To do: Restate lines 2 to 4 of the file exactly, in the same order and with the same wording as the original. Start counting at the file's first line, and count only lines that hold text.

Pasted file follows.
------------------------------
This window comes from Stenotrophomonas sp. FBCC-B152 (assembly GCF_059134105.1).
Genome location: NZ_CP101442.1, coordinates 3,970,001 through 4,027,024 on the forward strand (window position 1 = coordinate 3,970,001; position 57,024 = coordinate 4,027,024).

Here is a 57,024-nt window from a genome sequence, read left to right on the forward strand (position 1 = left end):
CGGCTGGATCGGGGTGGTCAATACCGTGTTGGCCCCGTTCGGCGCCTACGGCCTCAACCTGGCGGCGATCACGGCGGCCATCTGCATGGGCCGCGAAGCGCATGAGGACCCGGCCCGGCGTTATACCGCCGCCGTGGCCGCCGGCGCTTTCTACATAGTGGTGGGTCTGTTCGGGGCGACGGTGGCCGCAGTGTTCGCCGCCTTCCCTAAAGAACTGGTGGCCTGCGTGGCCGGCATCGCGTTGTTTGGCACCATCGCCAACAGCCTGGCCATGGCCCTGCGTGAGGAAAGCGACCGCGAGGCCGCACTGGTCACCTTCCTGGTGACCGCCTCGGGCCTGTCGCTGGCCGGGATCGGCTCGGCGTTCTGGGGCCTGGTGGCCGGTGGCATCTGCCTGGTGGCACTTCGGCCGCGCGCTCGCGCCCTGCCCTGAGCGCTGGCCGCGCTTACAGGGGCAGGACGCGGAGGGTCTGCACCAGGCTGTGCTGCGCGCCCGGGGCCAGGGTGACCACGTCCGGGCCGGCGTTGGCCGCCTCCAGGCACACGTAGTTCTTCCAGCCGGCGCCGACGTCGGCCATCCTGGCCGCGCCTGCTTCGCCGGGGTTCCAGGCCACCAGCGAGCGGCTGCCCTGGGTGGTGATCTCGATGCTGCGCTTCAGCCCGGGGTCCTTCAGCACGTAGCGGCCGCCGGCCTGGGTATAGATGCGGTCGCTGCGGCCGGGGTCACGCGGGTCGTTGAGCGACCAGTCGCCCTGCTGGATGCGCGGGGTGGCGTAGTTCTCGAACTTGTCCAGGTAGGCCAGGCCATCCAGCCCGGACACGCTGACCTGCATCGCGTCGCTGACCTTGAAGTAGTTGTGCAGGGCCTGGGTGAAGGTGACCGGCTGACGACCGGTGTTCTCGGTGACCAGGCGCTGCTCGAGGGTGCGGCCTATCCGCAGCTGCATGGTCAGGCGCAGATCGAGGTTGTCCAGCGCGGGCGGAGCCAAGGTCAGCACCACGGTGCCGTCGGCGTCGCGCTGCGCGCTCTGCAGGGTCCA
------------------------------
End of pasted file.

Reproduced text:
Genome location: NZ_CP101442.1, coordinates 3,970,001 through 4,027,024 on the forward strand (window position 1 = coordinate 3,970,001; position 57,024 = coordinate 4,027,024).

Here is a 57,024-nt window from a genome sequence, read left to right on the forward strand (position 1 = left end):
CGGCTGGATCGGGGTGGTCAATACCGTGTTGGCCCCGTTCGGCGCCTACGGCCTCAACCTGGCGGCGATCACGGCGGCCATCTGCATGGGCCGCGAAGCGCATGAGGACCCGGCCCGGCGTTATACCGCCGCCGTGGCCGCCGGCGCTTTCTACATAGTGGTGGGTCTGTTCGGGGCGACGGTGGCCGCAGTGTTCGCCGCCTTCCCTAAAGAACTGGTGGCCTGCGTGGCCGGCATCGCGTTGTTTGGCACCATCGCCAACAGCCTGGCCATGGCCCTGCGTGAGGAAAGCGACCGCGAGGCCGCACTGGTCACCTTCCTGGTGACCGCCTCGGGCCTGTCGCTGGCCGGGATCGGCTCGGCGTTCTGGGGCCTGGTGGCCGGTGGCATCTGCCTGGTGGCACTTCGGCCGCGCGCTCGCGCCCTGCCCTGAGCGCTGGCCGCGCTTACAGGGGCAGGACGCGGAGGGTCTGCACCAGGCTGTGCTGCGCGCCCGGGGCCAGGGTGACCACGTCCGGGCCGGCGTTGGCCGCCTCCAGGCACACGTAGTTCTTCCAGCCGGCGCCGACGTCGGCCATCCTGGCCGCGCCTGCTTCGCCGGGGTTCCAGGCCACCAGCGAGCGGCTGCCCTGGGTGGTGATCTCGATGCTGCGCTTCAGCCCGGGGTCCTTCAGCACGTAGCGGCCGCCGGCCTGGGTATAGATGCGGTCGCTGCGGCCGGGGTCACGCGGGTCGTTGAGCGACCAGTCGCCCTGCTGGATGCGCGGGGTGGCGTAGTTCTCGAACTTGTCCAGGTAGGCCAGGCCATCCAGCCCGGACACGCTGACCTGCATCGCGTCGCTGACCTTGAAGTAGTTGTGCAGGGCCTGGGTGAAGGTGACCGGCTGACGACCGGTGTTCTCGGTGACCAGGCGCTGCTCGAGGGTGCGGCCTATCCGCAGCTGCATGGTCAGGCGCAGATCGAGGTTGTCCAGCGCGGGCGGAGCCAAGGTCAGCACCACGGTGCCGTCGGCGTCGCGCTGCGCGCTCTGCAGGGTCCA